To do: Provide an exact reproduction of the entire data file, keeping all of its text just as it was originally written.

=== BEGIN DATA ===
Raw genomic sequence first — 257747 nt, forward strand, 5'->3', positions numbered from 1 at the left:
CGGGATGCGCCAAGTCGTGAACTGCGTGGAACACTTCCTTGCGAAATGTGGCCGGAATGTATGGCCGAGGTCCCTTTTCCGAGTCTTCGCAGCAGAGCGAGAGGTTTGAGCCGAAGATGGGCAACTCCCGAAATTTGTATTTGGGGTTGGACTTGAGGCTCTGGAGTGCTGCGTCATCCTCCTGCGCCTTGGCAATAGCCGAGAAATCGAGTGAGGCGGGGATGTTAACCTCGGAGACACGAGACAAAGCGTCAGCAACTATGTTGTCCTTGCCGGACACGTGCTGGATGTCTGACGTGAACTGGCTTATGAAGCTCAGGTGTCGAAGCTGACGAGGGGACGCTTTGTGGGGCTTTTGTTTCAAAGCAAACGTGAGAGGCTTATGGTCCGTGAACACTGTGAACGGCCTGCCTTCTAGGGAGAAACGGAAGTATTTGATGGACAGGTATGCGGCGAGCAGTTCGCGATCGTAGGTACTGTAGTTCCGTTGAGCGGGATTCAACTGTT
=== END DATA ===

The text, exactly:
Raw genomic sequence first — 257747 nt, forward strand, 5'->3', positions numbered from 1 at the left:
CGGGATGCGCCAAGTCGTGAACTGCGTGGAACACTTCCTTGCGAAATGTGGCCGGAATGTATGGCCGAGGTCCCTTTTCCGAGTCTTCGCAGCAGAGCGAGAGGTTTGAGCCGAAGATGGGCAACTCCCGAAATTTGTATTTGGGGTTGGACTTGAGGCTCTGGAGTGCTGCGTCATCCTCCTGCGCCTTGGCAATAGCCGAGAAATCGAGTGAGGCGGGGATGTTAACCTCGGAGACACGAGACAAAGCGTCAGCAACTATGTTGTCCTTGCCGGACACGTGCTGGATGTCTGACGTGAACTGGCTTATGAAGCTCAGGTGTCGAAGCTGACGAGGGGACGCTTTGTGGGGCTTTTGTTTCAAAGCAAACGTGAGAGGCTTATGGTCCGTGAACACTGTGAACGGCCTGCCTTCTAGGGAGAAACGGAAGTATTTGATGGACAGGTATGCGGCGAGCAGTTCGCGATCGTAGGTACTGTAGTTCCGTTGAGCGGGATTCAACTGTT